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Ah my favorite quarantine past-time — showing up and causing chaos in these threads. I'll put it out there and say i had only 4 of the 6 things on this list (and the two I didn't have, i REALLY didn't have), but I (to echo what others, esp. @Lucca just said) found something really unique that made me really happy and pretty much dedicated my life to it.

I would argue that the "Applying Sideways" essay about applying to MIT as an undergrad is also relevant for applying to top medical schools ... sure, you can check all the boxes, and if you check them well enough, you've got a shot ... but wouldn't you rather spend that time doing things that make you excited? And if the things that make you excited don't prepare you to apply to a certain medical school, then apply elsewhere where your interests align, regardless of where that school might fall in the rankings.

I have a Life is Good shirt from maybe 8th grade that I wear often when I get stressed about the future, and all it says it "do what you like, like what you do."

How to realistically get into Harvard Med? I don't know.

How to follow your dream of doing medicine at a school that fits your interests? Work hard, which will be far, FAR easier if you "do what you like, like what you do."

good luck!!
It wasn't meant to be an ironclad rule...just what I'ved heard from successful SDNers. Small n and not meant for publication either
 
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BluMist

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Also surprised that UW and UNC did not make the list, but they do have strong in-state/in-region preferences and primary care mission.

Here's my list of what I consider the Really Top Schools, in no order

NYU
Columbia
WashU
Vanderbilt
Yale
JHU
U Chicago
U Penn
Northwestern
Harvard
Mayo
Cornell
Stanford
Case
Duke
Sinai
U VA
BU
Baylor
UCSF
Pitt
USC/Keck
UCSD
UCLA
U MI
Dartmouth
 
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newaccount4decisionss

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S tier "Top 5"- Harvard, UCSF, JHU, Stanford, UPenn
A tier- Columbia, Mayo, UCLA, Wash U, Cornell, Yale, UMich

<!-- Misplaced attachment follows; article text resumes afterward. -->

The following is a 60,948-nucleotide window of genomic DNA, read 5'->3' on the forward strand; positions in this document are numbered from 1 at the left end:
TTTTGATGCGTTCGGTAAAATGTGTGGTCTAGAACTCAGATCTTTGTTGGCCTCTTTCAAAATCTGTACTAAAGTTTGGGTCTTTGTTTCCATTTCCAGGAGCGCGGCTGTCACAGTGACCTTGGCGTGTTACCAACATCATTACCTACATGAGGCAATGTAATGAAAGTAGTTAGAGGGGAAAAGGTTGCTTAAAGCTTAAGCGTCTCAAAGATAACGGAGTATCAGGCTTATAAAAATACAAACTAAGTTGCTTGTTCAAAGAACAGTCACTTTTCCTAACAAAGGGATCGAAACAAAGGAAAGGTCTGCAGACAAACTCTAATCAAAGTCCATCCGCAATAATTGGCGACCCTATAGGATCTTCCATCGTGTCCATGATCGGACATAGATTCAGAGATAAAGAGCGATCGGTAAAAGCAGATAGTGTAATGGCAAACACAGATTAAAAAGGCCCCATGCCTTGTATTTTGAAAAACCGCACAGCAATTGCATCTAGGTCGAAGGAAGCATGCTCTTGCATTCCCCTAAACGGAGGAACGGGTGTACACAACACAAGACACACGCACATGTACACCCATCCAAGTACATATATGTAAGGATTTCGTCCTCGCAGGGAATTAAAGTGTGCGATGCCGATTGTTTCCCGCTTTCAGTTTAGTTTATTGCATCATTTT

B tier- NYU, Duke, UW, UPitt, UChicago, NW, Vandy, Sinai, UCSD, Baylor
C tier- UNC, Case Western, Emory, UW-Madison, Keck, Boston, Rochester, etc
 
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Engrailed

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OP, there was an interesting thread by a current HMS student a while ago. This might help answer some of your questions.

 
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gulli_97

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Ah my favorite quarantine past-time — showing up and causing chaos in these threads. I'll put it out there and say i had only 4 of the 6 things on this list (and the two I didn't have, i REALLY didn't have), but I (to echo what others, esp. @Lucca just said) found something really unique that made me really happy and pretty much dedicated my life to it.

I would argue that the "Applying Sideways" essay about applying to MIT as an undergrad is also relevant for applying to top medical schools ... sure, you can check all the boxes, and if you check them well enough, you've got a shot ... but wouldn't you rather spend that time doing things that make you excited? And if the things that make you excited don't prepare you to apply to a certain medical school, then apply elsewhere where your interests align, regardless of where that school might fall in the rankings.

I have a Life is Good shirt from maybe 8th grade that I wear often when I get stressed about the future, and all it says it "do what you like, like what you do."

How to realistically get into Harvard Med? I don't know.

How to follow your dream of doing medicine at a school that fits your interests? Work hard, which will be far, FAR easier if you "do what you like, like what you do."

good luck!!

Finding something unique and exciting is the hardest thing for pre-meds to figure out. Matriculating straight from college with some unique passion or extracurricular? Not very common. It is far easier for premeds to have tangible checklists of I need to do this and that in order to get into medical school and unfortunately this is the route they take.

Additionally "spending time doing things that make you excited" may not always be something that can contribute to a med school application. When I was in college that was drinking and watching sports LOL
 
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Yankees27

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S tier "Top 5"- Harvard, UCSF, JHU, Stanford, UPenn
A tier- Columbia, Mayo, UCLA, Wash U, Cornell, Yale, UMich
B tier- NYU, Duke, UW, UPitt, UChicago, NW, Vandy, Sinai, UCSD, Baylor
C tier- UNC, Case Western, Emory, UW-Madison, Keck, Boston, Rochester, etc
Your so-called "B" tier absolutely belongs in the "A" column, and no way is Emory at the bottom.
 
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Lucca

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I’m going to have to sit down and go across SDN to define all the acronyms you guys use. There should be a page here where anyone can look up the acronyms most commonly used in SDN.